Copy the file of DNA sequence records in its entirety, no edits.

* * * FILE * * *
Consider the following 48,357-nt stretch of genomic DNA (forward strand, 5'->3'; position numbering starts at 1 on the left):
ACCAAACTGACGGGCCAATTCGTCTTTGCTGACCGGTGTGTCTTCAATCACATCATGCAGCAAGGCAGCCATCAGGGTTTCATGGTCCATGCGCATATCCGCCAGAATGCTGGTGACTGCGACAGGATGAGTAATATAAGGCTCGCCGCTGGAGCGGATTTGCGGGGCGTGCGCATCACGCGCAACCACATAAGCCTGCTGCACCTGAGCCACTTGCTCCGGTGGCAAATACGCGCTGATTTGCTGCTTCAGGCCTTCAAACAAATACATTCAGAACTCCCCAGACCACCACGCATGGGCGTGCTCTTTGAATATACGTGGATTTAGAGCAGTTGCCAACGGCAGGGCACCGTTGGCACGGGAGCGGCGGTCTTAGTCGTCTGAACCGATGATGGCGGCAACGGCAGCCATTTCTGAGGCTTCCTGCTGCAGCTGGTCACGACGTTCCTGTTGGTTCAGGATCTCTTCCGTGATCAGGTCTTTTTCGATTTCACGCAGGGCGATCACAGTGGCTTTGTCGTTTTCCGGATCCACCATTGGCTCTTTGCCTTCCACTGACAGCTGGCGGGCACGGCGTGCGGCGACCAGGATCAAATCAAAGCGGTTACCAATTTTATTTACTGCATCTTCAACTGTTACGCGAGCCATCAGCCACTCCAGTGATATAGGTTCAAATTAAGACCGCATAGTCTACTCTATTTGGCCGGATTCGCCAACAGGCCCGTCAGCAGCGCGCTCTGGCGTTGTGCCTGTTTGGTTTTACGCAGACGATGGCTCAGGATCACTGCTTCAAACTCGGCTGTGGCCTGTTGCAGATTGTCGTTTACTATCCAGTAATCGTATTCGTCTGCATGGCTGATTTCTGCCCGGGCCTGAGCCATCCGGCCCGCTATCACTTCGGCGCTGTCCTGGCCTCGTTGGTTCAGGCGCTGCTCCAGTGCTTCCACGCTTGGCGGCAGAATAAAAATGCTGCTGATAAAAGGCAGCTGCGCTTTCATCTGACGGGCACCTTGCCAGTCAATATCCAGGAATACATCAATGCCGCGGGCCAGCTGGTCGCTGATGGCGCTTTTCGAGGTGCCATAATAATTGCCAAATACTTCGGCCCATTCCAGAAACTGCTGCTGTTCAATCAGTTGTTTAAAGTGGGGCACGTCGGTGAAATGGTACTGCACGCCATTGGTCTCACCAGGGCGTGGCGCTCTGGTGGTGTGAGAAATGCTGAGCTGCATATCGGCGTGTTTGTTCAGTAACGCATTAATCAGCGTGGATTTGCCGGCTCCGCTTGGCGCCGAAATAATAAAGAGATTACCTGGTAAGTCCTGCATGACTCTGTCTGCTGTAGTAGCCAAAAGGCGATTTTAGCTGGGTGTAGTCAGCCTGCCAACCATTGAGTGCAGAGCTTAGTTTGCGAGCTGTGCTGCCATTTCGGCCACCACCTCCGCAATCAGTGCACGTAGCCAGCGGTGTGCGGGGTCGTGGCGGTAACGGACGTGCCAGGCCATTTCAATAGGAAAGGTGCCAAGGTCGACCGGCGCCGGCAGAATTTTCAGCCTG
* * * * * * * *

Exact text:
Consider the following 48,357-nt stretch of genomic DNA (forward strand, 5'->3'; position numbering starts at 1 on the left):
ACCAAACTGACGGGCCAATTCGTCTTTGCTGACCGGTGTGTCTTCAATCACATCATGCAGCAAGGCAGCCATCAGGGTTTCATGGTCCATGCGCATATCCGCCAGAATGCTGGTGACTGCGACAGGATGAGTAATATAAGGCTCGCCGCTGGAGCGGATTTGCGGGGCGTGCGCATCACGCGCAACCACATAAGCCTGCTGCACCTGAGCCACTTGCTCCGGTGGCAAATACGCGCTGATTTGCTGCTTCAGGCCTTCAAACAAATACATTCAGAACTCCCCAGACCACCACGCATGGGCGTGCTCTTTGAATATACGTGGATTTAGAGCAGTTGCCAACGGCAGGGCACCGTTGGCACGGGAGCGGCGGTCTTAGTCGTCTGAACCGATGATGGCGGCAACGGCAGCCATTTCTGAGGCTTCCTGCTGCAGCTGGTCACGACGTTCCTGTTGGTTCAGGATCTCTTCCGTGATCAGGTCTTTTTCGATTTCACGCAGGGCGATCACAGTGGCTTTGTCGTTTTCCGGATCCACCATTGGCTCTTTGCCTTCCACTGACAGCTGGCGGGCACGGCGTGCGGCGACCAGGATCAAATCAAAGCGGTTACCAATTTTATTTACTGCATCTTCAACTGTTACGCGAGCCATCAGCCACTCCAGTGATATAGGTTCAAATTAAGACCGCATAGTCTACTCTATTTGGCCGGATTCGCCAACAGGCCCGTCAGCAGCGCGCTCTGGCGTTGTGCCTGTTTGGTTTTACGCAGACGATGGCTCAGGATCACTGCTTCAAACTCGGCTGTGGCCTGTTGCAGATTGTCGTTTACTATCCAGTAATCGTATTCGTCTGCATGGCTGATTTCTGCCCGGGCCTGAGCCATCCGGCCCGCTATCACTTCGGCGCTGTCCTGGCCTCGTTGGTTCAGGCGCTGCTCCAGTGCTTCCACGCTTGGCGGCAGAATAAAAATGCTGCTGATAAAAGGCAGCTGCGCTTTCATCTGACGGGCACCTTGCCAGTCAATATCCAGGAATACATCAATGCCGCGGGCCAGCTGGTCGCTGATGGCGCTTTTCGAGGTGCCATAATAATTGCCAAATACTTCGGCCCATTCCAGAAACTGCTGCTGTTCAATCAGTTGTTTAAAGTGGGGCACGTCGGTGAAATGGTACTGCACGCCATTGGTCTCACCAGGGCGTGGCGCTCTGGTGGTGTGAGAAATGCTGAGCTGCATATCGGCGTGTTTGTTCAGTAACGCATTAATCAGCGTGGATTTGCCGGCTCCGCTTGGCGCCGAAATAATAAAGAGATTACCTGGTAAGTCCTGCATGACTCTGTCTGCTGTAGTAGCCAAAAGGCGATTTTAGCTGGGTGTAGTCAGCCTGCCAACCATTGAGTGCAGAGCTTAGTTTGCGAGCTGTGCTGCCATTTCGGCCACCACCTCCGCAATCAGTGCACGTAGCCAGCGGTGTGCGGGGTCGTGGCGGTAACGGACGTGCCAGGCCATTTCAATAGGAAAGGTGCCAAGGTCGACCGGCGCCGGCAGAATTTTCAGCCTG